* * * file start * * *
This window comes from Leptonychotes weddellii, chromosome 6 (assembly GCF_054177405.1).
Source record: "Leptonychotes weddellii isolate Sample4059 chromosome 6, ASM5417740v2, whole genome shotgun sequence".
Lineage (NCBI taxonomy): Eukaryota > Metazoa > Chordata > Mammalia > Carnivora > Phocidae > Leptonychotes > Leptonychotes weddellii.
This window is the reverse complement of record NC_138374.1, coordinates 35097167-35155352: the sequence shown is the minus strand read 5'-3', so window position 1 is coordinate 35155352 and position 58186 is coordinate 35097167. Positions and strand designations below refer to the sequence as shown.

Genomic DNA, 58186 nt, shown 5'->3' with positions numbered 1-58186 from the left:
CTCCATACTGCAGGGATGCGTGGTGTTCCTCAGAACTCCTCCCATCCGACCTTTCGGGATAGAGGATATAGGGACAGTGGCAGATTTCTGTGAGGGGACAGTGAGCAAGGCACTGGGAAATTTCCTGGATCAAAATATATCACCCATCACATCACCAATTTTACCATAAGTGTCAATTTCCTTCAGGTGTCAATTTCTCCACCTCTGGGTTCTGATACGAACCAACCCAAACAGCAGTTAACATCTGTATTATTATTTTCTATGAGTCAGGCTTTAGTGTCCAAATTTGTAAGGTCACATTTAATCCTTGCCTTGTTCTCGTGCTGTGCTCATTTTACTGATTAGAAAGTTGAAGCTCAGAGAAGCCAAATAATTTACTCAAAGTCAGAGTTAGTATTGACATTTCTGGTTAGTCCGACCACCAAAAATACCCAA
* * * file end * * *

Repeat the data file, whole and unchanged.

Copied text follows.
This window comes from Leptonychotes weddellii, chromosome 6 (assembly GCF_054177405.1).
Source record: "Leptonychotes weddellii isolate Sample4059 chromosome 6, ASM5417740v2, whole genome shotgun sequence".
Lineage (NCBI taxonomy): Eukaryota > Metazoa > Chordata > Mammalia > Carnivora > Phocidae > Leptonychotes > Leptonychotes weddellii.
This window is the reverse complement of record NC_138374.1, coordinates 35097167-35155352: the sequence shown is the minus strand read 5'-3', so window position 1 is coordinate 35155352 and position 58186 is coordinate 35097167. Positions and strand designations below refer to the sequence as shown.

Genomic DNA, 58186 nt, shown 5'->3' with positions numbered 1-58186 from the left:
CTCCATACTGCAGGGATGCGTGGTGTTCCTCAGAACTCCTCCCATCCGACCTTTCGGGATAGAGGATATAGGGACAGTGGCAGATTTCTGTGAGGGGACAGTGAGCAAGGCACTGGGAAATTTCCTGGATCAAAATATATCACCCATCACATCACCAATTTTACCATAAGTGTCAATTTCCTTCAGGTGTCAATTTCTCCACCTCTGGGTTCTGATACGAACCAACCCAAACAGCAGTTAACATCTGTATTATTATTTTCTATGAGTCAGGCTTTAGTGTCCAAATTTGTAAGGTCACATTTAATCCTTGCCTTGTTCTCGTGCTGTGCTCATTTTACTGATTAGAAAGTTGAAGCTCAGAGAAGCCAAATAATTTACTCAAAGTCAGAGTTAGTATTGACATTTCTGGTTAGTCCGACCACCAAAAATACCCAA